Re the comments by Tellus MD, Duncan van der Merwe, …

Comment on Salt mine: Alice needs to grasp a major opportunity by Careful with that $, Eugene.

Re the comments by Tellus MD, Duncan van der Merwe, posted March 22, 2017 at 4:43 pm: It is a pleasant surprise to see a managing director taking our questions seriously, and going to the trouble of addressing them clearly and in detail in the local public media. Bravo Duncan van der Merwe!
If only other prominent business people and other community leaders were prepared to be equally respectful of the public, we would all be a lot better off in many ways.

Careful with that $, Eugene Also Commented

Salt mine: Alice needs to grasp a major opportunity
Are you trying to have a lend of us again, Steve?
I understand that sealing the road to the mine site would probably cost between $50m and $60m.
Wouldn’t it be more appropriate for the mine operators, who would be the major users and beneficiaries of the seal, to share the construction costs of that road?
There would be huge debt servicing and opportunity costs for the NT Government if it went further into debt to finance this proposal, which would benefit a company in which the NT Government would have no equity and whose activities may not provide NT citizens with much in the way of net revenue benefits.
There are also other projects which would arguably have much greater returns for Territorians.
The company should provide us with an adequate and independent cost-benefit analysis and detailed shared costs proposal if it wants us to take its suggestion seriously.


Recent Comments by Careful with that $, Eugene

Seniors concessions praised, but questions about tiers
Fascinating to hear that seniors who were grandfathered will keep their concessions and receive $500.
Would be even more interesting to know what that means.
Exactly what did the grandfathers do to the seniors? Care to tell us, Sue Shearer?


Bottle shop cops ‘security guards, paid for by the taxpayer’
Neither Paul McCue nor James Smerk understands the role of the police at the TBLs / POSIs outside the takeaway grog outlets.
They are not there for the purpose of policing the outlets, nor for the purpose of proving security for the benefit of the outlets and their customers, although they do some of that incidentally in the course of their main duties.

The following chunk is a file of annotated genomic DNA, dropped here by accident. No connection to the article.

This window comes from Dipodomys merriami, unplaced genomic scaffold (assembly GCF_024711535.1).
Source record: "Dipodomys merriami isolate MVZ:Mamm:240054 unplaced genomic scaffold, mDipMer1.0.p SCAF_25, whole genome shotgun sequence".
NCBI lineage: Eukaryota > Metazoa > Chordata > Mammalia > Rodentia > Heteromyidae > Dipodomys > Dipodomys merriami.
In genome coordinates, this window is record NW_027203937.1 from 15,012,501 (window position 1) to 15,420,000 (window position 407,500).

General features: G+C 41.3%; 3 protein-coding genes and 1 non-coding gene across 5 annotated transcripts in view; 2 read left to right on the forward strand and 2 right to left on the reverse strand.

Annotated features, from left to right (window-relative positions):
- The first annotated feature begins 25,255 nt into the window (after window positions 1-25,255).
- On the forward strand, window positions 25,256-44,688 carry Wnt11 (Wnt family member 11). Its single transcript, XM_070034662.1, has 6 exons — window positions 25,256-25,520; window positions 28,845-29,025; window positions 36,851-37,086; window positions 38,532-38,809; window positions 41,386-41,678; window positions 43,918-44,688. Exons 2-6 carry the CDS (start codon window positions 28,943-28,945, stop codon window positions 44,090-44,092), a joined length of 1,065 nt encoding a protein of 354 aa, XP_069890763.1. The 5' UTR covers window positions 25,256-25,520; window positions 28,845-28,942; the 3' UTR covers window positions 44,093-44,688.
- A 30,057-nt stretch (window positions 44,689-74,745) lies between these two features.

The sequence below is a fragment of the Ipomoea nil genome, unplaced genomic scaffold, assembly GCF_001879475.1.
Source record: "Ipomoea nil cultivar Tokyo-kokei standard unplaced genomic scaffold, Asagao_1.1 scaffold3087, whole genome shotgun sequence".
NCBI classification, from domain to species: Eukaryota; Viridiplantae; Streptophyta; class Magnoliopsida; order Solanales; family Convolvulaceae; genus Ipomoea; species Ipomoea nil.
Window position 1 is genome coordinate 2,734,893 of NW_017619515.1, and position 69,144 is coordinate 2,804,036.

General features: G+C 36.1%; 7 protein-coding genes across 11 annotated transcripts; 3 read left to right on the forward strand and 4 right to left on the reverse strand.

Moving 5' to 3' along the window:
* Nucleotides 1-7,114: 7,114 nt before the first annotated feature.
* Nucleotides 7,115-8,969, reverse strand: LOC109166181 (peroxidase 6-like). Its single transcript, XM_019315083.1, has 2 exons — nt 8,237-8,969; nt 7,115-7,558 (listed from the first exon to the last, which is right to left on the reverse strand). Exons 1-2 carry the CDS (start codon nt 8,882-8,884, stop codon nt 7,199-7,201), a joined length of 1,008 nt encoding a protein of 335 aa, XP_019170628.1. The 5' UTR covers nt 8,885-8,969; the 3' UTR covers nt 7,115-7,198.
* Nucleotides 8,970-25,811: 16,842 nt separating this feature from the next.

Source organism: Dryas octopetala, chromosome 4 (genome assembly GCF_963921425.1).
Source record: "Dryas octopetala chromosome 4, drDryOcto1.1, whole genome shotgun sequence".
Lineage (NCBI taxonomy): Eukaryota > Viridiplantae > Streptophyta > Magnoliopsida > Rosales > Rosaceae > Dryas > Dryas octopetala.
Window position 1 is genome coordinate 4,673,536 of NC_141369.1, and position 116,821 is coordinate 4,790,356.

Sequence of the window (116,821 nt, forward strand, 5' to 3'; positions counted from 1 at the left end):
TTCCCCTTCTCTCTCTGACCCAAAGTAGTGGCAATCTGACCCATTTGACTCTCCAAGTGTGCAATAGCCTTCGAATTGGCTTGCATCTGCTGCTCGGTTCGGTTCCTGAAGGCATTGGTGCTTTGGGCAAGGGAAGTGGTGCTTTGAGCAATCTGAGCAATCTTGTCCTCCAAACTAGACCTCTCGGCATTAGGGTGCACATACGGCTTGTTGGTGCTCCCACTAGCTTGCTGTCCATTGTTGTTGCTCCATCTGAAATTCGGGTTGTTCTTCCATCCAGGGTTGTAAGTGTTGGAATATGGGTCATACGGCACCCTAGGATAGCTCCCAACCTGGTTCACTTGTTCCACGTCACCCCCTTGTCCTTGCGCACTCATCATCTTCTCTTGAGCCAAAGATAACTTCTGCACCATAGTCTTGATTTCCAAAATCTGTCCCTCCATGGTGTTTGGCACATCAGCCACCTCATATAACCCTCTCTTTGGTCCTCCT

The reason that police are there is to prevent the trafficking of alcohol by people who have no legitimate place to drink it, and who are intending to drink it in places where it is illegal to do so, such as Aboriginal lands where communities have asked the Liquor Commission to declare areas dry, or town camp leases which the Federal government has declared dry for the wellbeing of vulnerable residents.
These are the sole reasons that police are stationed outside the off-licence liquor outlets.


Booze report: What the government is likely to do.
In response to R Henry on Oct 20th, on who gets the extra markup money?
There is very little brand loyalty to the cheap brands of Chardonnay amongst our dedicated alcohol-drinking punters: They are after the cheapest hit of alcohol for their buck, regardless of its host liquid, not for their next taste of the rank Calabrian / Bortoli products.
Since the vast majority of shoppers generally shift their choice to better value for money when confronted with higher prices (and this happened when Clare Martin knocked the cheapest wines and sherries off the shelves in October 2006: there was a massive shift to beer), there is unlikely to be very much windfall profits via extra markup.
To the extent that there are any windfalls, they are unlikely to be anywhere near commensurate with the decrease in profits that are likely to occur because of the overall impacts of a number of the proposed reforms.
To see if I am correct, keep your ears open for the sounds of the interstate alcohol industry cartels – manufacturers, wholesalers, retailers and their paid public relations reps squealing about the alleged injustice, unfairness and unworkability of these visionary evidence-based reforms.
It is going to be an interesting war, and the outcome will decide whether the NT has any future worth speaking about.


Elferink and Gooda clash over underage marriage
Peter, Posted June 30, 2017 at 2:30 pm: some young girls may resist promised marriage more strongly these days, but I doubt whether some are in a position to do so.
It has been authoritatively reported by youth workers in Alice Springs and Tennant Creek in the last few years that rape of young women is rife in these towns.


I’m not kungka, I’m arelhe
Does anybody know if the hours when the Arrernte words teaching program is held at the Apmere angkentye-kenhe are available somewhere on the net, or anywhere else?
I thought I had seen it advertised for every Wednesday night at 6pm, but this doesn’t appear to be the case?
I have gone there at this time, found it closed, and no notice or info on the door.
Anybody wanna clarify here?


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